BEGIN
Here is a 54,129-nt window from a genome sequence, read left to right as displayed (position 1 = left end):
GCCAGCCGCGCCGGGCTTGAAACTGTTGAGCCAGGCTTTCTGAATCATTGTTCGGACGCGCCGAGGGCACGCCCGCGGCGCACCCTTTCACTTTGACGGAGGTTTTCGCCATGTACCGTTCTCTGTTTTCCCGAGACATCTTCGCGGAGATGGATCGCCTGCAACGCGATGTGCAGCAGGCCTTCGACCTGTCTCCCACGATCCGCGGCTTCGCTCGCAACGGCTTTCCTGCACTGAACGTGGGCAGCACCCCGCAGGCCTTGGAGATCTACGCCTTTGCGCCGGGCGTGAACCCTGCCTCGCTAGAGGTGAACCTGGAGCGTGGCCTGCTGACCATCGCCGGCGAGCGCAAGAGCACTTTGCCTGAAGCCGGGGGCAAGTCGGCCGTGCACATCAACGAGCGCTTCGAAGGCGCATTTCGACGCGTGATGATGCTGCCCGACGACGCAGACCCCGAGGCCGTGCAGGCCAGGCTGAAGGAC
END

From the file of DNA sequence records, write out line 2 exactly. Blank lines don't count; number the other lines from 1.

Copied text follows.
GCCAGCCGCGCCGGGCTTGAAACTGTTGAGCCAGGCTTTCTGAATCATTGTTCGGACGCGCCGAGGGCACGCCCGCGGCGCACCCTTTCACTTTGACGGAGGTTTTCGCCATGTACCGTTCTCTGTTTTCCCGAGACATCTTCGCGGAGATGGATCGCCTGCAACGCGATGTGCAGCAGGCCTTCGACCTGTCTCCCACGATCCGCGGCTTCGCTCGCAACGGCTTTCCTGCACTGAACGTGGGCAGCACCCCGCAGGCCTTGGAGATCTACGCCTTTGCGCCGGGCGTGAACCCTGCCTCGCTAGAGGTGAACCTGGAGCGTGGCCTGCTGACCATCGCCGGCGAGCGCAAGAGCACTTTGCCTGAAGCCGGGGGCAAGTCGGCCGTGCACATCAACGAGCGCTTCGAAGGCGCATTTCGACGCGTGATGATGCTGCCCGACGACGCAGACCCCGAGGCCGTGCAGGCCAGGCTGAAGGAC